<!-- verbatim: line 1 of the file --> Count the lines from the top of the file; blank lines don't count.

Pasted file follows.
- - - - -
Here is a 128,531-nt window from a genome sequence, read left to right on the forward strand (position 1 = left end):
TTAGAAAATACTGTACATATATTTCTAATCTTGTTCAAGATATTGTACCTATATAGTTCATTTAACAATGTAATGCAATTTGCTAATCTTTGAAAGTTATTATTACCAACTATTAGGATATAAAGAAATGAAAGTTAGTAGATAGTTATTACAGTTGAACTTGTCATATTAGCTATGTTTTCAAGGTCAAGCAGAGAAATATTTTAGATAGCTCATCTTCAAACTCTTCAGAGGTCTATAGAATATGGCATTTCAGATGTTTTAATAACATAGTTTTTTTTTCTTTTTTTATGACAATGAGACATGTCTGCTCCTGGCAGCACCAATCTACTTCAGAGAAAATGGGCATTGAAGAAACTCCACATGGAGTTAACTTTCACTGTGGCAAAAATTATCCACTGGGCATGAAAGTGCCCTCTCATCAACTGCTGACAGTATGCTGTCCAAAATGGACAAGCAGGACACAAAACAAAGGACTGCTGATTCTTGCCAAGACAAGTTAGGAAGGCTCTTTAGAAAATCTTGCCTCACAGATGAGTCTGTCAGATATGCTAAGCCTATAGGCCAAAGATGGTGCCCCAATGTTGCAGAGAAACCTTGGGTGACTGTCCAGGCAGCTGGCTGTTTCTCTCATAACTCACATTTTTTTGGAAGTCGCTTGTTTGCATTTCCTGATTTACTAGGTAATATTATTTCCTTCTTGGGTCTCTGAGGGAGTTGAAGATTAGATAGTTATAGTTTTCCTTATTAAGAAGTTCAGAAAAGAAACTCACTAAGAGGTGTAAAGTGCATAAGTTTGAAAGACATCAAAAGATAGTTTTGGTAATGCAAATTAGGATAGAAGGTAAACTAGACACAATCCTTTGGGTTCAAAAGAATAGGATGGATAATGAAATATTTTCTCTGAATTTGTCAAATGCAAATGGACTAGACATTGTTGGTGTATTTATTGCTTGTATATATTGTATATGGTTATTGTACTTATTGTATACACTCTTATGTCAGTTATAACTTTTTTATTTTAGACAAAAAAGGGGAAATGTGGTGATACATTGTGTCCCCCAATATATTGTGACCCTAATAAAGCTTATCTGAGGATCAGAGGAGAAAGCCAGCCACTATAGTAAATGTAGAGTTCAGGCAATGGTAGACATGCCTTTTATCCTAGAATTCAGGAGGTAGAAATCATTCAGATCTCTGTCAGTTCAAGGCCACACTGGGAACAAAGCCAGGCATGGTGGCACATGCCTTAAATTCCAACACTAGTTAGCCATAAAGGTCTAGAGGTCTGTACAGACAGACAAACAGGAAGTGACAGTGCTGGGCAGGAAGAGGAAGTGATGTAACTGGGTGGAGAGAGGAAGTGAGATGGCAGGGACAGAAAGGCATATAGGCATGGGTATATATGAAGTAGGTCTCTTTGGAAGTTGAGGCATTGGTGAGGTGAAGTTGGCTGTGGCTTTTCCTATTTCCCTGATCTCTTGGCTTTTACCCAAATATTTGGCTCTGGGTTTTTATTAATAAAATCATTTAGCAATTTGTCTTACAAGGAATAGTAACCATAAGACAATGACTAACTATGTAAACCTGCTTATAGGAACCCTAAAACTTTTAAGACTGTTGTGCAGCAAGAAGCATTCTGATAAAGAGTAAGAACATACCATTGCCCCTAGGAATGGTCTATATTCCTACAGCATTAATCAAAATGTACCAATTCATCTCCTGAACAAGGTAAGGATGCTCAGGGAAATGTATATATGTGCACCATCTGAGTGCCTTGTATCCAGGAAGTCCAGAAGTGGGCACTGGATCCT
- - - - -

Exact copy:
Here is a 128,531-nt window from a genome sequence, read left to right on the forward strand (position 1 = left end):